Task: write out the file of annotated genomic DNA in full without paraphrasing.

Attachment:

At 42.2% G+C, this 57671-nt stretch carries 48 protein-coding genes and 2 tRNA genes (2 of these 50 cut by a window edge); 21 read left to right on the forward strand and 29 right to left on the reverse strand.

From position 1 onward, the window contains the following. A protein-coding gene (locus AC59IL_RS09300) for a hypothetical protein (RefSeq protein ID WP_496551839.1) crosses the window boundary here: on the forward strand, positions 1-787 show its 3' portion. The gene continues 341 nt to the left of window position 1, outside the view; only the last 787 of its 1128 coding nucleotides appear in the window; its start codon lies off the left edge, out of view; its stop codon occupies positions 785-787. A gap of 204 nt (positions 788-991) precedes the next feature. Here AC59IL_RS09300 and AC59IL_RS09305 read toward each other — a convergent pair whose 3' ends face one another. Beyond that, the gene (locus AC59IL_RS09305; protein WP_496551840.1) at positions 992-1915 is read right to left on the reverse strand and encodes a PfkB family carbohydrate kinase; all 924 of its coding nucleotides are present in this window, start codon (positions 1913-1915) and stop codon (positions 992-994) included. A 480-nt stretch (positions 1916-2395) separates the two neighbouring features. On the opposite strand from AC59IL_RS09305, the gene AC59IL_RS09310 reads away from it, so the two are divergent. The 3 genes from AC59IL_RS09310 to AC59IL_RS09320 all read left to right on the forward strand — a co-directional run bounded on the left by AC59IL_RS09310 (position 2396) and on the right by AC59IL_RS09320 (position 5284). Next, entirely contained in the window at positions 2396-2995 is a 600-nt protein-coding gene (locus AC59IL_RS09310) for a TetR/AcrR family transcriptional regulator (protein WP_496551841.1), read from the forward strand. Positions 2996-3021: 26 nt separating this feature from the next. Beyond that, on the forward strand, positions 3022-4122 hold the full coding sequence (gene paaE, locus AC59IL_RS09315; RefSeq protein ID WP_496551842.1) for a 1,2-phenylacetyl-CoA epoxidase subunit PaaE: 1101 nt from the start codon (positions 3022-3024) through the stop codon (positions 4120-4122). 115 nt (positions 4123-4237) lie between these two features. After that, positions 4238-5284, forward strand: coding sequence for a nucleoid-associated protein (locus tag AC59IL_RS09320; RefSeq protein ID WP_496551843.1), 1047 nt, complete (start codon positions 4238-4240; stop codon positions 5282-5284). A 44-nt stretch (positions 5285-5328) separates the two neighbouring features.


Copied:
At 42.2% G+C, this 57671-nt stretch carries 48 protein-coding genes and 2 tRNA genes (2 of these 50 cut by a window edge); 21 read left to right on the forward strand and 29 right to left on the reverse strand.

From position 1 onward, the window contains the following. A protein-coding gene (locus AC59IL_RS09300) for a hypothetical protein (RefSeq protein ID WP_496551839.1) crosses the window boundary here: on the forward strand, positions 1-787 show its 3' portion. The gene continues 341 nt to the left of window position 1, outside the view; only the last 787 of its 1128 coding nucleotides appear in the window; its start codon lies off the left edge, out of view; its stop codon occupies positions 785-787. A gap of 204 nt (positions 788-991) precedes the next feature. Here AC59IL_RS09300 and AC59IL_RS09305 read toward each other — a convergent pair whose 3' ends face one another. Beyond that, the gene (locus AC59IL_RS09305; protein WP_496551840.1) at positions 992-1915 is read right to left on the reverse strand and encodes a PfkB family carbohydrate kinase; all 924 of its coding nucleotides are present in this window, start codon (positions 1913-1915) and stop codon (positions 992-994) included. A 480-nt stretch (positions 1916-2395) separates the two neighbouring features. On the opposite strand from AC59IL_RS09305, the gene AC59IL_RS09310 reads away from it, so the two are divergent. The 3 genes from AC59IL_RS09310 to AC59IL_RS09320 all read left to right on the forward strand — a co-directional run bounded on the left by AC59IL_RS09310 (position 2396) and on the right by AC59IL_RS09320 (position 5284). Next, entirely contained in the window at positions 2396-2995 is a 600-nt protein-coding gene (locus AC59IL_RS09310) for a TetR/AcrR family transcriptional regulator (protein WP_496551841.1), read from the forward strand. Positions 2996-3021: 26 nt separating this feature from the next. Beyond that, on the forward strand, positions 3022-4122 hold the full coding sequence (gene paaE, locus AC59IL_RS09315; RefSeq protein ID WP_496551842.1) for a 1,2-phenylacetyl-CoA epoxidase subunit PaaE: 1101 nt from the start codon (positions 3022-3024) through the stop codon (positions 4120-4122). 115 nt (positions 4123-4237) lie between these two features. After that, positions 4238-5284, forward strand: coding sequence for a nucleoid-associated protein (locus tag AC59IL_RS09320; RefSeq protein ID WP_496551843.1), 1047 nt, complete (start codon positions 4238-4240; stop codon positions 5282-5284). A 44-nt stretch (positions 5285-5328) separates the two neighbouring features.